U.S. Army Begins Rolling Out Augmented Reality For Soldiers

It’s the biggest and most expensive upgrade for ground troops since body armor.



The U.S. Army has received the first of tens of thousands of augmented reality goggles designed to make soldiers more effective in close combat. The Integrated Visual Augmentation System (IVAS) uses augmented reality to project data in a soldier’s field of view, including maps, enemy positions, key friendly positions, and other information. The service wants up to 120,000 sets of goggles, but Congress is skeptical the service actually needs that many.

The most technologically neglected branch of the fighting forces—and yet by far the most numerous—is the infantry. Known as the “Queen of Battle,” the infantry takes and holds ground that others branches merely bomb, shell, and strafe. Yet while the last hundred years have seen repeated revolutionary developments in tanks, fighter planes, and ships, infantry troops have missed out on most of this action. The typical modern infantryman goes into battle with a checklist of equipment similar to his or her predecessor’s a century earlier.

The U.S. Army thinks IVAS is the technological leap the infantry needs to fight in the 21st century. IVAS, built around Microsoft’s HoloLens augmented reality (AR) goggles, packs a lot of capability into a relatively compact set. IVAS includes a ruggedized heads-up display, cable, computer pack (known as the “puck”, wearable battery, squad radio, and power charger.


What Soldiers See Through IVAR Goggles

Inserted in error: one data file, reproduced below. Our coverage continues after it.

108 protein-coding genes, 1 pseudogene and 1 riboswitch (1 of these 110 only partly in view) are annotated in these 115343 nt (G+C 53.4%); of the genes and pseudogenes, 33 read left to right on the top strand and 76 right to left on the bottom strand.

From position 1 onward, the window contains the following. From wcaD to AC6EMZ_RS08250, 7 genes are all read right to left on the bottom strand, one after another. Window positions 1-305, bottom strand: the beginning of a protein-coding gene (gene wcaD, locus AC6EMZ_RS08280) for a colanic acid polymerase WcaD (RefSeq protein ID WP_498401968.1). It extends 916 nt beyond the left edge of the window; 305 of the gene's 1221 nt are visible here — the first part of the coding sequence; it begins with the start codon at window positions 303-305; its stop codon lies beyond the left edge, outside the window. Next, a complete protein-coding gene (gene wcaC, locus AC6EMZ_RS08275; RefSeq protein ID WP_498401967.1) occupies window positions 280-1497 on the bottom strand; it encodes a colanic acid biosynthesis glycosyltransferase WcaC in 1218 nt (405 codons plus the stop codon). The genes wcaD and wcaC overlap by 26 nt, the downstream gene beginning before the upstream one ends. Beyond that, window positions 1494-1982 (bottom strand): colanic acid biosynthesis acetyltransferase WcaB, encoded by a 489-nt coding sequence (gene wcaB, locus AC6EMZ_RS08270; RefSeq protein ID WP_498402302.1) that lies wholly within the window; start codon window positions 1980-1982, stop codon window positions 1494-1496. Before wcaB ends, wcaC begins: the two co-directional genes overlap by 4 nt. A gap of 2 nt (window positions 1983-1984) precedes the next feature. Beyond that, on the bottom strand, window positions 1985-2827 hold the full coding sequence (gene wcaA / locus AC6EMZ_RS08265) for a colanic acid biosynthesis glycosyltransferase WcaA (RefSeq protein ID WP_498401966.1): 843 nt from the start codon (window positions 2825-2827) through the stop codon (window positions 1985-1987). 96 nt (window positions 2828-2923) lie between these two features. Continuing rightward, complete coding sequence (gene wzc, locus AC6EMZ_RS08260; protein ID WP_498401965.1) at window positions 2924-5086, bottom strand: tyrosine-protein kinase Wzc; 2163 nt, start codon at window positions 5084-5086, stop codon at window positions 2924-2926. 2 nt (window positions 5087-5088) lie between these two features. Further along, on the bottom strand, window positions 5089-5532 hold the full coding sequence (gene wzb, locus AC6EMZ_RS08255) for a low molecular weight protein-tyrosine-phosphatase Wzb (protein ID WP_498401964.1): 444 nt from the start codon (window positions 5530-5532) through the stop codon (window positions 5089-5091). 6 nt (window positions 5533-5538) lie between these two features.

Much like the heads-up display of a fighter jet, IVAS goggles project critical information into a soldier’s field of view. Soldiers with IVAS can see the positions of others in their squad or platoon, designated pathways across the battlefield, enemy positions, and other data. They can also receive feeds from nearby night vision devices, including low-light and thermal sighting systems. Soldiers can “see” through the walls of the vehicles they are riding in by accessing cameras mounted on the vehicle’s hull, or view the feed from drones flying over the battlefield. IVAS will even allow soldiers to properly identify enemy forces at a distance, using night vision, using Advanced Targeting & Lethality Aided System (ATLAS).


The Army, according to 
Janes, has begun accepting the first 5,000 of up to 120,000 IVAS headsets, with a total cost of $21.88 billion over ten years. Congress, which oversees the multi-billion dollar program, thinks that the service might actually be buying too many. 120,000 headsets are more than enough to outfit soldiers on the pointy end of the spear: infantry, armor, cavalry, special operation forces, combat engineers, and so on.



Furthermore, the Army is fielding the Enhanced Night Vision Goggle – Binocular (ENVG-B), a next-generation set of image intensification night vision goggles that not only provide stereoscopic night vision but can wirelessly connect to night vision sights mounted on weapons. A soldier with the ENVG-B package could, for example, raise a weapon over a wall, aim at a target, and open fire—all without exposing him or herself to enemy fire.

The Army, as Breaking Defense reported in July, was so excited about IVAS it actually zeroed out funding for ENGV-B in the 2023 service budget. After all, you can only wear one of these fancy headsets at a time. This was despite reports from field testing that made their way to Congress that troops didn’t think everyone on the battlefield needed IVAS. Congress, with the power of the purse, directed the Army to try “mixed-equipping” units with both IVAS and ENVG-B.

IVAS is the most revolutionary tech to hit the infantry since night vision, and it’s too bad that this game-changing tool has to battle it out with night vision for a place in the Army’s budget. The two systems arguably complement one another, with IVAS a command and control tool for leaders and the ENVG-B a sensor and aiming system for weapons. One thing is for sure: no army in the world fields either such system, and the U.S. Army has the luxury of choice.

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